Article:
Following the birth of Rugby League in the town in 1895, an association football team, Huddersfield Town AFC, was formed in 1910 and took up residence at Leeds Road. After an initial season in the Midland League, the club quickly moved up into the Football League after just one season. Fans then staved off a move that would have seen the club move to Leeds in late 1919 and replace, the then recently defunct, Leeds City at Elland Road.
In something of a celebration of Huddersfield retaining its football club, Town reached the 1920 FA Cup Final as well as winning promotion to the Division One come that season’s end. This post-war success continued with the club lifting the 1922 FA Cup and, later, three successive Football League titles, spanning 1924-’26, as well as finishing runners-up for the two seasons immediately after their hat-trick of titles.
After WWII, and a fire at Leeds Road that saw the club actually end up at Elland Road for two games, the club entered a decline which saw them eventually relegated from Division 1 in 1952. Despite coming straight back up the following season as runners-up, they were relegated again just three years later. They would remain out of the top-flight for the following fourteen years, returning in 1970, but were relegated after just two years back in Division One, which signalled the final time the Terriers have competed in the English system’s top division…so far!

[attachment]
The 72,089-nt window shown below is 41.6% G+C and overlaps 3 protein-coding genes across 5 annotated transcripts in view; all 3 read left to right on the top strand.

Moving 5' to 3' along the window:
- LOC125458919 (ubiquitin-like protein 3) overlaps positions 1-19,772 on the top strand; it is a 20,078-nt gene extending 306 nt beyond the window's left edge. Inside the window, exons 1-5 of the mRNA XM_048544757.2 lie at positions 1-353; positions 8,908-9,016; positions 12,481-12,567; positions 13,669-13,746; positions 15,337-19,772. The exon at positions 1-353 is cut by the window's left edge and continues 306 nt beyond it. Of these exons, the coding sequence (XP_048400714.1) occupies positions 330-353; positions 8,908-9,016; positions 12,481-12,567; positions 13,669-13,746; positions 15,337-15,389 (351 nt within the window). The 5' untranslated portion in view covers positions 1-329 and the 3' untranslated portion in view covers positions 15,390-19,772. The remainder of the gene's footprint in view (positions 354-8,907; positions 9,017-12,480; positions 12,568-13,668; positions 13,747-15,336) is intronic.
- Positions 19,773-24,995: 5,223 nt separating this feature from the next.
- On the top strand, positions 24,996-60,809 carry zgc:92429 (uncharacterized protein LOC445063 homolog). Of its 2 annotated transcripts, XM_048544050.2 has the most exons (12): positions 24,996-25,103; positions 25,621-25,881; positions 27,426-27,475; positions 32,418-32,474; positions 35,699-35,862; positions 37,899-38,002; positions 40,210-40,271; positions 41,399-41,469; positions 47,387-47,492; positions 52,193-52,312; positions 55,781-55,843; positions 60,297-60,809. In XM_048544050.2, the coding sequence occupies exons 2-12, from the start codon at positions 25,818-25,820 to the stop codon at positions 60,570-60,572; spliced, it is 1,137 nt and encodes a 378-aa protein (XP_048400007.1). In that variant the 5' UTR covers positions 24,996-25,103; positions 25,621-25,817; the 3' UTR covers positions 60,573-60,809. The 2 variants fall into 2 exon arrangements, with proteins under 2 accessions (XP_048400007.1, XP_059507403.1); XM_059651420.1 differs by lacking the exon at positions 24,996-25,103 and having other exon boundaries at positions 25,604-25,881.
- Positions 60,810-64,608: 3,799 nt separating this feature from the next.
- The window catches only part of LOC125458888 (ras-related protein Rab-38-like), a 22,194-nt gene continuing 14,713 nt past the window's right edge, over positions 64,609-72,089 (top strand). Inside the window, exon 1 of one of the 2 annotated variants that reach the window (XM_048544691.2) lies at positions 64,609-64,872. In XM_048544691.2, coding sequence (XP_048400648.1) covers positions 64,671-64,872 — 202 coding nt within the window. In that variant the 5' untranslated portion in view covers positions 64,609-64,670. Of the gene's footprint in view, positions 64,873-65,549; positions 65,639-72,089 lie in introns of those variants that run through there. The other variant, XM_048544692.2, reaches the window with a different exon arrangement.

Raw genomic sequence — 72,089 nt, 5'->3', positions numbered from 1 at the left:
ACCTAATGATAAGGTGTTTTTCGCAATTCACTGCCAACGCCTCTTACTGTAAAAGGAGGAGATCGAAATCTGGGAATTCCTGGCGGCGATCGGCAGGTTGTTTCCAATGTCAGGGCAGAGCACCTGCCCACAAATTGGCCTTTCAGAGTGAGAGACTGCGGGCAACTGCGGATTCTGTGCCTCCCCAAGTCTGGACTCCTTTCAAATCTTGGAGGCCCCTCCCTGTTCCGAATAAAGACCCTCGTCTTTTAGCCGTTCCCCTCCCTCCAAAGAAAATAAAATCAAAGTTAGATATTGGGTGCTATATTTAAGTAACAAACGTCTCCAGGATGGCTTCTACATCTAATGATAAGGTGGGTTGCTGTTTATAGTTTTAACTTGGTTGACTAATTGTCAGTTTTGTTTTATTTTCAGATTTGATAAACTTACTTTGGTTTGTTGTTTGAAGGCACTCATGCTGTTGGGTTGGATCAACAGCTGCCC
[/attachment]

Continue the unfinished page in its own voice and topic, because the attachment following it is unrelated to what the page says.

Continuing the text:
The drops continued for Town, finding themselves in the third tier in 1973 and 1975 saw the club languishing in the Fourth Division, the Terriers dropping from the top-flight to the bottom rung of the League within four seasons. However, their recovery began in 1980 with promotion as Division Four Champions. They followed this with promotion back to Division 2 in 1983, though a blip did follow with Town relegated back to Division 3 in 1987.
After missing out on a return to the second tier in 1992, ’93 saw them end up there anyway, of sorts, with the formation of the Premiership meaning Division 3 became the Football League’s “new” Division 2. 1995 saw Town return to Division One after defeating Bristol Rovers in the play-off final. They remained in the second-tier until 2001 when they were relegated once more.